Evidence-based medicine has also become increasingly important in paediatric neurological practice. This approach implies that practitioners maintain continuing education and use their clinical expertise in retrieving, interpreting and applying the results of scientific studies to individuals in everyday practice. In many domains of paediatric neurology, the evidence is currently patchy . This situation implies a responsibility for clinicians towards the development of clinical research in our field to accumulate and strengthen evidence to understand, prevent and treat disease, as well as preserve life-long health. Extrapolation from studies conducted in adults often has limited relevance and may be harmful, as in stroke management. Occasionally, there may be a tension between the two roles, of clinical practitioner and researcher. Healthcare duties of the clinician are directed towards the individual patient, while the scientist’s obligation is to contribute to the growth of knowledge. In practice, whenever a conflict is identified between the two roles, the patient’s inalienable right to the best available clinical management must always take precedence. Clinical research in children raises a number of more specific ethical issues . Children show specific vulnerability and require protection. They also have the right to the best standard of healthcare, to information and participation in decision-making. The issue of consent following appropriate information remains fundamental to the conduct of research. Over the past decades, young people and parents have increasingly been involved in all aspects of research. Ethical and legal codes describe proxy-consent on behalf of children lacking the capacity to provide appropriately informed consent, i.e. the ability to understand what is involved and the consequences. Consent is obtained from a parent, or legally authorized representative, on behalf of the child. Yet, the child’s assent, i.e. active affirmative agreement should also be sought from the child  just line with clinical practice . This occurs in the context of relationship between the physician, the parents and the child in which child medicine is carried out, which commonly commonly involves moderate paternalism on the part of the physician .
In addition, ethical issues have been identified with respect to the risk for shortcomings of the right to health following studies in which children participated, particularly in resource poor settings, e.g. post-trial access to HIV pre-ex-posure prophylaxis . In 2013, this requirement was integrated into the World Medical Association’s Declaration of Helsinki that suggests ethical principles for medical research involving humans: “In advance of a clinical trial, sponsors, researchers and host country governments should make provisions for post-trial access for all participants who still need an intervention identified as beneficial in the trial. This information must also be disclosed to participants during the informed consent process.” . More generally, the issue of the social value of health research has been addressed increasingly from a global health perspective, not eluding resource poor settings . Studies have highlighted the importance of sharing the benefits of research with participants, but also some remaining debate about the researchers’ responsibility to ensure sharing of benefits from the research with the participants’ communities and host nations .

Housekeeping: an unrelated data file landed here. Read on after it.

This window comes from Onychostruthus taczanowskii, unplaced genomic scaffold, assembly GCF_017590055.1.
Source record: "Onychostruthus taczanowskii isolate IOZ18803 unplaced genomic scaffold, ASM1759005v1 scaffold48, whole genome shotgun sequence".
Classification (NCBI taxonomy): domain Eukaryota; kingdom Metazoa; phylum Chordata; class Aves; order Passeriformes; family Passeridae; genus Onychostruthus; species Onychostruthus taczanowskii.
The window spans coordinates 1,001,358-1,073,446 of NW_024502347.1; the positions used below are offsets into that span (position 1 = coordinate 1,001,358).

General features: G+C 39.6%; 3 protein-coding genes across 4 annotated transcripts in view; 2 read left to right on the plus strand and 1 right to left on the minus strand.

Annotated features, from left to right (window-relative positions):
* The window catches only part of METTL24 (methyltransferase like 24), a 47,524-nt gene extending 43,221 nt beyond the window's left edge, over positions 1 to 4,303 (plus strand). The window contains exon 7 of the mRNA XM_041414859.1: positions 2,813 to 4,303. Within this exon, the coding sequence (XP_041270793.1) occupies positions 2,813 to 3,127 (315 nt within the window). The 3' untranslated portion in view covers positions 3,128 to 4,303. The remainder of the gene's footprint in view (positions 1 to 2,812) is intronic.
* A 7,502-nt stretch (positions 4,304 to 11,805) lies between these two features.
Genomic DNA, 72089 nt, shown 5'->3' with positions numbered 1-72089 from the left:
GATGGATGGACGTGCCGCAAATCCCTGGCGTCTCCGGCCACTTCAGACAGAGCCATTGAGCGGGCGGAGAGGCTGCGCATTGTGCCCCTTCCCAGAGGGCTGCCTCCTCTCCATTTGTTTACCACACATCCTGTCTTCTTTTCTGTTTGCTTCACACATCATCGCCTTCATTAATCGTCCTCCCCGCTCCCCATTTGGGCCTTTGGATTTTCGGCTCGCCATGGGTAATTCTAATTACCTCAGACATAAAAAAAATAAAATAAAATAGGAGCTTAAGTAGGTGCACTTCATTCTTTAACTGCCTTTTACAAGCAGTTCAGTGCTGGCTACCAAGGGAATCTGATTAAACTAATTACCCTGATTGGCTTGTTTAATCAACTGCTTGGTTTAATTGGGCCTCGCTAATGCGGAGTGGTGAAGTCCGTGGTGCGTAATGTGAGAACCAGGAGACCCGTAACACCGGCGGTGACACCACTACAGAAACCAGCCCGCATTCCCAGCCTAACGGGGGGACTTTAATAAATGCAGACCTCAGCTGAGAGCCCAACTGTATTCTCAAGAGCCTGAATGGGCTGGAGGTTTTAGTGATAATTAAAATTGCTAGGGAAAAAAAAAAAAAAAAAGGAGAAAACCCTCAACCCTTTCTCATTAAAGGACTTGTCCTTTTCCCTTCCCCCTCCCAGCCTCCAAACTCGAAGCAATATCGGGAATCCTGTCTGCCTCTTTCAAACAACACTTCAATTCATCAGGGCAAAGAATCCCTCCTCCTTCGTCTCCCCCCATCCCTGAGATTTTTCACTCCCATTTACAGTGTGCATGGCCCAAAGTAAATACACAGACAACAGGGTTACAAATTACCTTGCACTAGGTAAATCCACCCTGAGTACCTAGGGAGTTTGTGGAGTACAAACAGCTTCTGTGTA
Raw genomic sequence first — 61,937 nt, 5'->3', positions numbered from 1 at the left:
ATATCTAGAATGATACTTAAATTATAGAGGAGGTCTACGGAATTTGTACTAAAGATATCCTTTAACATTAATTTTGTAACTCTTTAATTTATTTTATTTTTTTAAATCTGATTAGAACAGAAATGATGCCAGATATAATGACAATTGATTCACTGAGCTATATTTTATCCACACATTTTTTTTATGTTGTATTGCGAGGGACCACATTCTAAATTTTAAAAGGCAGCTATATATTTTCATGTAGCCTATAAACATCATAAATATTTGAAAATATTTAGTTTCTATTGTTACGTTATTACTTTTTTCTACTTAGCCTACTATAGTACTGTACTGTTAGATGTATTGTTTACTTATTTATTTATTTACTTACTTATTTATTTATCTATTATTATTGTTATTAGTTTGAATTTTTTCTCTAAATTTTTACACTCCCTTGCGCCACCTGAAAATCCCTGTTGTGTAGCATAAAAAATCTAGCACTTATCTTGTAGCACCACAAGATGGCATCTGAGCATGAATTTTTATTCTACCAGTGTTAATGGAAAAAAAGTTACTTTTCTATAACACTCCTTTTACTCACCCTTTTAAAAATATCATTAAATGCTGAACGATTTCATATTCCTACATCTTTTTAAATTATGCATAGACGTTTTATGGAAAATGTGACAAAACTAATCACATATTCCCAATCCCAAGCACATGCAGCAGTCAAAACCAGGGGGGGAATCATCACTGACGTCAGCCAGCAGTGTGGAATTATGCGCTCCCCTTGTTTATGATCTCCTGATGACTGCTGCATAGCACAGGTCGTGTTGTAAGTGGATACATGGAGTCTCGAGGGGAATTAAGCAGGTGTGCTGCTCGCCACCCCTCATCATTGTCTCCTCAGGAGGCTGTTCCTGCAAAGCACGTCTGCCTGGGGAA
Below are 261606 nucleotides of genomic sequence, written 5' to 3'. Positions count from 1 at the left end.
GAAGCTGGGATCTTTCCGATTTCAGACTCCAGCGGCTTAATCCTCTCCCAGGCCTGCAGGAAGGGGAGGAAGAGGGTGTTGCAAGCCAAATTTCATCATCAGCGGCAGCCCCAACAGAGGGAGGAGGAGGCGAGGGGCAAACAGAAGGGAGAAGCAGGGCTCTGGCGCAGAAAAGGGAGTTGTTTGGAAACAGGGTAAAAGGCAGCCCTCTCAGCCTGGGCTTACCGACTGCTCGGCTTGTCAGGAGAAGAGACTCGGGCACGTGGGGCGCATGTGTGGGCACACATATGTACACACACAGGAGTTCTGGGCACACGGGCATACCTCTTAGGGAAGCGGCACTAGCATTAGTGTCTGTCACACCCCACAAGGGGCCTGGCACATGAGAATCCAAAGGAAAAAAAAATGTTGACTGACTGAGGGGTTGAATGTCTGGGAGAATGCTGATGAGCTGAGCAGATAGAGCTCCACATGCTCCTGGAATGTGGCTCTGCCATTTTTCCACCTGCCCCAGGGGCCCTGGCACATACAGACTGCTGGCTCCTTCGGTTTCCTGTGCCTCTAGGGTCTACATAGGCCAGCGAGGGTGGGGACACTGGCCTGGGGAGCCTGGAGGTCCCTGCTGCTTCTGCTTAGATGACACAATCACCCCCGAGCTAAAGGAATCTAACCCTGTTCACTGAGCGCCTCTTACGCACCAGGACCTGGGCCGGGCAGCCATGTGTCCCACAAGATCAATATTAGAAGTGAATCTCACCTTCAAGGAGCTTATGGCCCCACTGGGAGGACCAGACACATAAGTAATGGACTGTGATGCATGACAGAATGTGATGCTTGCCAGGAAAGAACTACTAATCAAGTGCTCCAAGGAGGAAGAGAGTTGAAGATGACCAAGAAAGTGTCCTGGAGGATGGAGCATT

Another increasing trend that raises serious ethical concerns has resulted from dramatic technological advances in possibilities for diagnosis and clinical management in paediatric neurology. These advances have reshaped clinical practice as well as research, and have led to new societal expectations and demands. The technological imperative may thus imply, quite simplistically, that if something can be done, it must be done. The technological imperative will gravely threaten the child’s interest if paediatric neurologists feel compelled to use new and emerging technologies without adequate reflection on whether the use they are making contributes to the goals of medical care . Though new diagnostic and therapeutic possibilities may appear to reduce the responsibility of the clinician (e.g. when prescribing modern neuroimaging or genetic testing creates the illusion that clinical examination can be cursory), clinical skills remain paramount to relevance and integration of information. On the contrary, the technological imperative enhances the cli-nician’s ethical responsibility, especially when investigations are undertaken that may be ‘interesting’ for the clinician but less important to the family . The question ‘whose needs are being served?’ must remain a guide in clinical practice.
Increased ethical responsibility of paediatric neurologists concerns not only individual patients as they have acquired increasingly recognised societal roles. Among these, advocacy, support of lay patients’ organisations and education of the public have developed in parallel with societal changes and progress in communication technologies. The paediatric neurologist’s guidance is also sought in court and in the process of law-making. In addition, it may be necessary to take a proactive role in anticipating the social impact of new technologies and play a whistle-blowing role, e.g. with respect to neglect or abuse of vulnerable populations.
To some extent, the physician’s increased responsibilities have been delineated by legal rights, such as national laws on rights of patients or the United Nation Convention on the Rights of Persons with Disabilities . It must be remembered, though, that legal texts may at best clarify the margins to practice within but are rarely at the core of ethical practice. Indeed, ethics is often concerned with more subtle questions related to the balancing of legal requirement with other interests and competing ethical principles.
Principle Of Bioethics